So much to say but, for me, Jane Williams says it best: “Why should hope and promise be harder to bear than death and despair? Why is it so hard to believe, now as then, that life and transformation and joy are as much part of the world and its maker as death and disintegration? The Christian hope of new life is not based on a kind of blind and meaningless optimism. On the contrary, all our hope is scarred with the wounds of the cross, and it is only hope because of that. It is the hope that God is indeed God. God is the creator, the source of all life, and nothing can make him not God. Our active, malignant sin that desires and makes death and destruction cannot force God into nothingness, and neither can our passive, despairing sin, that colludes with death and resurrection because  it can see no alternative. So when the angel speaks the word of life and joy to us, let us believe them, and go and tell them, make them real and credible to others, show them the scars that are the source of life, not its end.”

Prayers of Intercession

¶The Church of Christ

Lord, on this day of all days we give thanks for your goodness and mercy, which endure for ever. Let us dance with one another, evangelical and anglo-catholic, charismatic and pentecostal, as well as those who fit no label beyond that of follower of Christ. May gratitude fill the heart of each and every one. Open for us the gates of the city, the city of harmony and peace. Then together, restored to unity, we shall enter them singing our songs of thanksgiving and praise.

Lord of life, you hold the gate open to us: in your mercy, hear our prayer

 

¶Creation, human society, the Sovereign and those in authority

Lord of creation, we thank you for the cycle of creation, death and rebirth. After the bleakness of winter when it is hard to remember that new life is waiting, just under the surface, we thank you for the return of spring. We thank you for the example of your son, who fulfilled his destiny despite the bitterness of the cup, and rose from the dead and ascended into heaven. Now the green blade rises from the buried grain, wheat that in the dark earth many years has lain; love is come again, like wheat that springs up green.

 Lord of life, you hold the gate open to us: in your mercy, hear our prayer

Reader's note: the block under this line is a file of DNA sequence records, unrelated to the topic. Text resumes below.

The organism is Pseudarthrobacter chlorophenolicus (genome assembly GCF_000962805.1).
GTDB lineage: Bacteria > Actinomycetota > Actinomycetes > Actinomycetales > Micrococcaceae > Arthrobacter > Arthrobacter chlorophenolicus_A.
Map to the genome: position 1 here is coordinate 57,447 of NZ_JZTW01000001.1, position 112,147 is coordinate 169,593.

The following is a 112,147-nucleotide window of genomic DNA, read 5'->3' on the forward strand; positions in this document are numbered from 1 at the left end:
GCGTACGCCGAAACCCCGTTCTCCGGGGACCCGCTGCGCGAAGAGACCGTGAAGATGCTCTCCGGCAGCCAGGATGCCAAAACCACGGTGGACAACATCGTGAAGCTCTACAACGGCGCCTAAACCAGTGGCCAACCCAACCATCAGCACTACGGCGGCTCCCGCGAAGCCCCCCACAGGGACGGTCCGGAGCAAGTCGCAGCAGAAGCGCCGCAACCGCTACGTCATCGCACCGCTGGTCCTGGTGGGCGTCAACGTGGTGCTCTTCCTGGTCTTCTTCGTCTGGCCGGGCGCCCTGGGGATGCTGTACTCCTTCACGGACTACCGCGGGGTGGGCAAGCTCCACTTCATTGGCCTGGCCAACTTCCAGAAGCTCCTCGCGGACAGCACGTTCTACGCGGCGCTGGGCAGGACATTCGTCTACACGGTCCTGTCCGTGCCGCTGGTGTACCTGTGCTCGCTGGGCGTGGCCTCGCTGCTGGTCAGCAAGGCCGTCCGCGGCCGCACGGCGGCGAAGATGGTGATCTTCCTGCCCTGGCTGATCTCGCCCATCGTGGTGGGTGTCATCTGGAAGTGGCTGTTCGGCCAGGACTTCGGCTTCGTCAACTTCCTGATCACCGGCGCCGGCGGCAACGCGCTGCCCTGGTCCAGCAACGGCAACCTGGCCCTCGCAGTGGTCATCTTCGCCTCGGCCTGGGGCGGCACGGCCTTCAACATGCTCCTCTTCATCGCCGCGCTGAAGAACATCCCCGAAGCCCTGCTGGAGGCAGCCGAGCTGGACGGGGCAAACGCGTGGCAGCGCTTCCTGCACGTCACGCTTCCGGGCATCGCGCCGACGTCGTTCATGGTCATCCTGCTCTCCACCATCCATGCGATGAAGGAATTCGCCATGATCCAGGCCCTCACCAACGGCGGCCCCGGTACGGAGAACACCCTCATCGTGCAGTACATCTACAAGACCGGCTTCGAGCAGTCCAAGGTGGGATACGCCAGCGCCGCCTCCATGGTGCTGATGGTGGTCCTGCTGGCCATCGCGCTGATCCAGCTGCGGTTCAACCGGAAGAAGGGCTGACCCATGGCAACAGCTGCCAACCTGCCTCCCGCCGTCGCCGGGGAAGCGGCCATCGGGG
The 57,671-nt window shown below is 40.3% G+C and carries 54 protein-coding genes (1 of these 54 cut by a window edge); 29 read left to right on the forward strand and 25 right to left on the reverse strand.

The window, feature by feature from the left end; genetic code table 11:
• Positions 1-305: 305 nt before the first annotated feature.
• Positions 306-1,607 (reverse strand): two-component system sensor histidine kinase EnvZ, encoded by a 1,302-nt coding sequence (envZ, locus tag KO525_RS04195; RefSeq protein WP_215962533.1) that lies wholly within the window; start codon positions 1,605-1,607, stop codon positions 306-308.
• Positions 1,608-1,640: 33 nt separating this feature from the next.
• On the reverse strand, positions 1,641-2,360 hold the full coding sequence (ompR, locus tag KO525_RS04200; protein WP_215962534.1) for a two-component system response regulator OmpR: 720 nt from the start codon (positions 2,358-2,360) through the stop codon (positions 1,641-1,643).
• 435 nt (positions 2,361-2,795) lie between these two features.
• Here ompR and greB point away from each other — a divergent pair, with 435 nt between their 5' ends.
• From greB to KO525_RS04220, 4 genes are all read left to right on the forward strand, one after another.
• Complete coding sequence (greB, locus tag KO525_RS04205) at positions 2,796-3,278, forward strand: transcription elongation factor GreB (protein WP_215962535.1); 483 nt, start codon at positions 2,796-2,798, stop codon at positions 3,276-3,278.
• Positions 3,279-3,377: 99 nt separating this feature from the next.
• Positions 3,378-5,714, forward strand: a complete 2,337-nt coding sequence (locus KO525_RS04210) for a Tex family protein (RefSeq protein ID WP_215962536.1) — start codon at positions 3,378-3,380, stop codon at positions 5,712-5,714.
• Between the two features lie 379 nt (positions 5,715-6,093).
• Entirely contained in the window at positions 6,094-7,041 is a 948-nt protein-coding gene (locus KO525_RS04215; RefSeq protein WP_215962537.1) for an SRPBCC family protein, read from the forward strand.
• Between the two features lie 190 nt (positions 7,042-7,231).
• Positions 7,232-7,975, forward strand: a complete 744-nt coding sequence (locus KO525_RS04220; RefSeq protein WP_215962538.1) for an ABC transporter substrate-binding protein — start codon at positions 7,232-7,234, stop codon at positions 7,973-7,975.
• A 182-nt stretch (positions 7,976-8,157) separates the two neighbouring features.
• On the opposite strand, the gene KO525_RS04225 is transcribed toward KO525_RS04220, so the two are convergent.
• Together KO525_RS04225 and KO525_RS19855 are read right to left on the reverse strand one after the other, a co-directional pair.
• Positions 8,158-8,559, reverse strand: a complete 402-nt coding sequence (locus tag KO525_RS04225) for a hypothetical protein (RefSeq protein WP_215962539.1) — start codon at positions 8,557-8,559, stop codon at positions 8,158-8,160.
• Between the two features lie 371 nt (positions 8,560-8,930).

¶The local community

Lord, because He is risen we are together seeking your communion. Because he is risen, we find in your presence forgiveness, wellspring of a new beginning, and source of energy for the journey. Though we long to hold fast only to you, teach us draw strength and offer our own efforts to the people we live amongst: our communities and our neigbours, for they have need of us as we have need of them.

Lord of life, you hold the gate open to us: in your mercy, hear our prayer

 

¶Those who suffer

Lord, you make the day dawn with promise. We pray for  those who suffer in body, mind or spirit. When our hearts are saddened, grieving or in pain, by your touch you revive us and give us new hope. Be with us in our travails, and may we, too, see the green shoots of renewal.
Lord of life, you hold the gate open to us: in your mercy, hear our prayer

¶The communion of saints

Lord, through the resurrection of your son light triumphs over darkness and life triumphs over death. In giving you thanks and praise, we bring before you those whom we love who have departed this life that, free from sorrow and pain, they may be one with you in your kingdom.

Merciful Father, accept these prayers…

 

Prayer after Communion

God of Life,
who for our redemption gave your only-begotten Son
to the death of the cross,
and by his glorious resurrection
have delivered us from the power of our enemy:
grant us so to die daily to sin,
that we may evermore live with him in the joy of his risen life;
through Jesus Christ our Lord.

 

Copyright acknowledgement (where not already indicated above): Acts 10.34-43 © 1973, 1978, 1984 International Bible Society. Pub. Hodder & Stoughton Invitation to Confession (Easter Day until Eve of Ascension) © 1988 Continuum (Mowbray) (Adapted) Some material included in this service is copyright: © 1989 National Council of the Churches of Christ, USA Some material included in this service is copyright: © The Archbishops’ Council 2000

2 comments on this post:

Mrs Irene Landless said...
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These are beautiful prayers and l will use some or all on Easter Sunday at our 10am Eucharist Service. I often use this sight to inspire me, thank you and A Blessed Easter to you all. Irene St.Mark’s Church.

Laura Sykes said...
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Thank-you very much for this comment. As you can imagine, it was a strange experience, but a moving one, to write prayers for Easter before even Maundy Thursday. :>)

04 April 2015 10:00
04 April 2015 08:33